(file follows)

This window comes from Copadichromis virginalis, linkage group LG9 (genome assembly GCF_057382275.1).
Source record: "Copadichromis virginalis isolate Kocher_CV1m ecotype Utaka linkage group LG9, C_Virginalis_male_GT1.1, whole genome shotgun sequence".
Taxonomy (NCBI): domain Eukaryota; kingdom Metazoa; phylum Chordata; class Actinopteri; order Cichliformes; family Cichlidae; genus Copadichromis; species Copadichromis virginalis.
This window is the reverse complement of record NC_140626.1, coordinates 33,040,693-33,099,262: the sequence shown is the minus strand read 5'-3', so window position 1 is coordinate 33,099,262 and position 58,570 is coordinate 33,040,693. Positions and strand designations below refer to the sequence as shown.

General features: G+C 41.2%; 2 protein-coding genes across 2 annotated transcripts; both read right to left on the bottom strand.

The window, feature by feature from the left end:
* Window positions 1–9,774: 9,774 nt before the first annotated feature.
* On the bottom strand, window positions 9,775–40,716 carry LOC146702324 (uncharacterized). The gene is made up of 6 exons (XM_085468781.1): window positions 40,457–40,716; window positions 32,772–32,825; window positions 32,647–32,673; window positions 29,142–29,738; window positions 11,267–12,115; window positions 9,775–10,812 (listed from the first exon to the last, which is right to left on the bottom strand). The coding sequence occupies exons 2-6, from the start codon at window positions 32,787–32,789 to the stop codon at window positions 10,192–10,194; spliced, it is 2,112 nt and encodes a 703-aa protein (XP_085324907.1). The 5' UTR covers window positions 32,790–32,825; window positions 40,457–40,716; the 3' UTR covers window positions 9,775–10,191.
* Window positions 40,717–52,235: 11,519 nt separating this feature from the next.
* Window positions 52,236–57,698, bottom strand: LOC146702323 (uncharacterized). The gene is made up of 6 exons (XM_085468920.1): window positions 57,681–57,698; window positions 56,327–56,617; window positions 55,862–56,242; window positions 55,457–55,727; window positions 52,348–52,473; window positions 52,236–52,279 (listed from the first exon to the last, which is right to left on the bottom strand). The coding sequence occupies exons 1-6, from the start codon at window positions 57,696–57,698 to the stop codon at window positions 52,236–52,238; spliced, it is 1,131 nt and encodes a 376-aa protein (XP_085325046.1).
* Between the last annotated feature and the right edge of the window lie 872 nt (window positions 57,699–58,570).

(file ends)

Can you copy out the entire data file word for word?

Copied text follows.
This window comes from Copadichromis virginalis, linkage group LG9 (genome assembly GCF_057382275.1).
Source record: "Copadichromis virginalis isolate Kocher_CV1m ecotype Utaka linkage group LG9, C_Virginalis_male_GT1.1, whole genome shotgun sequence".
Taxonomy (NCBI): domain Eukaryota; kingdom Metazoa; phylum Chordata; class Actinopteri; order Cichliformes; family Cichlidae; genus Copadichromis; species Copadichromis virginalis.
This window is the reverse complement of record NC_140626.1, coordinates 33,040,693-33,099,262: the sequence shown is the minus strand read 5'-3', so window position 1 is coordinate 33,099,262 and position 58,570 is coordinate 33,040,693. Positions and strand designations below refer to the sequence as shown.

General features: G+C 41.2%; 2 protein-coding genes across 2 annotated transcripts; both read right to left on the bottom strand.

The window, feature by feature from the left end:
* Window positions 1–9,774: 9,774 nt before the first annotated feature.
* On the bottom strand, window positions 9,775–40,716 carry LOC146702324 (uncharacterized). The gene is made up of 6 exons (XM_085468781.1): window positions 40,457–40,716; window positions 32,772–32,825; window positions 32,647–32,673; window positions 29,142–29,738; window positions 11,267–12,115; window positions 9,775–10,812 (listed from the first exon to the last, which is right to left on the bottom strand). The coding sequence occupies exons 2-6, from the start codon at window positions 32,787–32,789 to the stop codon at window positions 10,192–10,194; spliced, it is 2,112 nt and encodes a 703-aa protein (XP_085324907.1). The 5' UTR covers window positions 32,790–32,825; window positions 40,457–40,716; the 3' UTR covers window positions 9,775–10,191.
* Window positions 40,717–52,235: 11,519 nt separating this feature from the next.
* Window positions 52,236–57,698, bottom strand: LOC146702323 (uncharacterized). The gene is made up of 6 exons (XM_085468920.1): window positions 57,681–57,698; window positions 56,327–56,617; window positions 55,862–56,242; window positions 55,457–55,727; window positions 52,348–52,473; window positions 52,236–52,279 (listed from the first exon to the last, which is right to left on the bottom strand). The coding sequence occupies exons 1-6, from the start codon at window positions 57,696–57,698 to the stop codon at window positions 52,236–52,238; spliced, it is 1,131 nt and encodes a 376-aa protein (XP_085325046.1).
* Between the last annotated feature and the right edge of the window lie 872 nt (window positions 57,699–58,570).